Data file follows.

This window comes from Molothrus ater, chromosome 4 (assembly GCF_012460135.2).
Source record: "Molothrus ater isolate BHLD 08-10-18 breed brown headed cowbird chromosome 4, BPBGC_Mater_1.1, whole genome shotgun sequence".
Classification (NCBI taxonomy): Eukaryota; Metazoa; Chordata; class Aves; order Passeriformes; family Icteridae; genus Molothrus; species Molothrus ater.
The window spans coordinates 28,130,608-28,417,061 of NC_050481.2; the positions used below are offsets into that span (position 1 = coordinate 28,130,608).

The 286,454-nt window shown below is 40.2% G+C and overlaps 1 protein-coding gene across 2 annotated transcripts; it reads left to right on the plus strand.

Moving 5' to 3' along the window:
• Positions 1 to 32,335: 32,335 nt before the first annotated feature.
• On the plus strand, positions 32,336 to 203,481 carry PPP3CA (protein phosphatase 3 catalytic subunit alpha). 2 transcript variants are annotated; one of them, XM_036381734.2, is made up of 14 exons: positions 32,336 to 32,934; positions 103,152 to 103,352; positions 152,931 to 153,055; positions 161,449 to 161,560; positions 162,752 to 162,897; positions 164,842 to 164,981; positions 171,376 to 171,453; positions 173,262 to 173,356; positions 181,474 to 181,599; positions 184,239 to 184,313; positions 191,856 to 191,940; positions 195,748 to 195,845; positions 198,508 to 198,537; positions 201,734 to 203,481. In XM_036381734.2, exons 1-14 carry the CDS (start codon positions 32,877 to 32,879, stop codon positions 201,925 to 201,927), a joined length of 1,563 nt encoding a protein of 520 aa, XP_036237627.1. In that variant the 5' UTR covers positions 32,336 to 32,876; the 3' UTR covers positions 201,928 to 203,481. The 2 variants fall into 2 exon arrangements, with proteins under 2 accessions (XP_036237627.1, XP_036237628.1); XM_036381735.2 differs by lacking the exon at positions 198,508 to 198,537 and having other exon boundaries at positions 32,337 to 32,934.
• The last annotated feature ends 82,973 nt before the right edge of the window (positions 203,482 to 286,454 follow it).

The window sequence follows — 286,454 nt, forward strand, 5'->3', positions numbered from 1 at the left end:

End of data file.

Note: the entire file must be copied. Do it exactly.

This window comes from Molothrus ater, chromosome 4 (assembly GCF_012460135.2).
Source record: "Molothrus ater isolate BHLD 08-10-18 breed brown headed cowbird chromosome 4, BPBGC_Mater_1.1, whole genome shotgun sequence".
Classification (NCBI taxonomy): Eukaryota; Metazoa; Chordata; class Aves; order Passeriformes; family Icteridae; genus Molothrus; species Molothrus ater.
The window spans coordinates 28,130,608-28,417,061 of NC_050481.2; the positions used below are offsets into that span (position 1 = coordinate 28,130,608).

The 286,454-nt window shown below is 40.2% G+C and overlaps 1 protein-coding gene across 2 annotated transcripts; it reads left to right on the plus strand.

Moving 5' to 3' along the window:
• Positions 1 to 32,335: 32,335 nt before the first annotated feature.
• On the plus strand, positions 32,336 to 203,481 carry PPP3CA (protein phosphatase 3 catalytic subunit alpha). 2 transcript variants are annotated; one of them, XM_036381734.2, is made up of 14 exons: positions 32,336 to 32,934; positions 103,152 to 103,352; positions 152,931 to 153,055; positions 161,449 to 161,560; positions 162,752 to 162,897; positions 164,842 to 164,981; positions 171,376 to 171,453; positions 173,262 to 173,356; positions 181,474 to 181,599; positions 184,239 to 184,313; positions 191,856 to 191,940; positions 195,748 to 195,845; positions 198,508 to 198,537; positions 201,734 to 203,481. In XM_036381734.2, exons 1-14 carry the CDS (start codon positions 32,877 to 32,879, stop codon positions 201,925 to 201,927), a joined length of 1,563 nt encoding a protein of 520 aa, XP_036237627.1. In that variant the 5' UTR covers positions 32,336 to 32,876; the 3' UTR covers positions 201,928 to 203,481. The 2 variants fall into 2 exon arrangements, with proteins under 2 accessions (XP_036237627.1, XP_036237628.1); XM_036381735.2 differs by lacking the exon at positions 198,508 to 198,537 and having other exon boundaries at positions 32,337 to 32,934.
• The last annotated feature ends 82,973 nt before the right edge of the window (positions 203,482 to 286,454 follow it).

The window sequence follows — 286,454 nt, forward strand, 5'->3', positions numbered from 1 at the left end: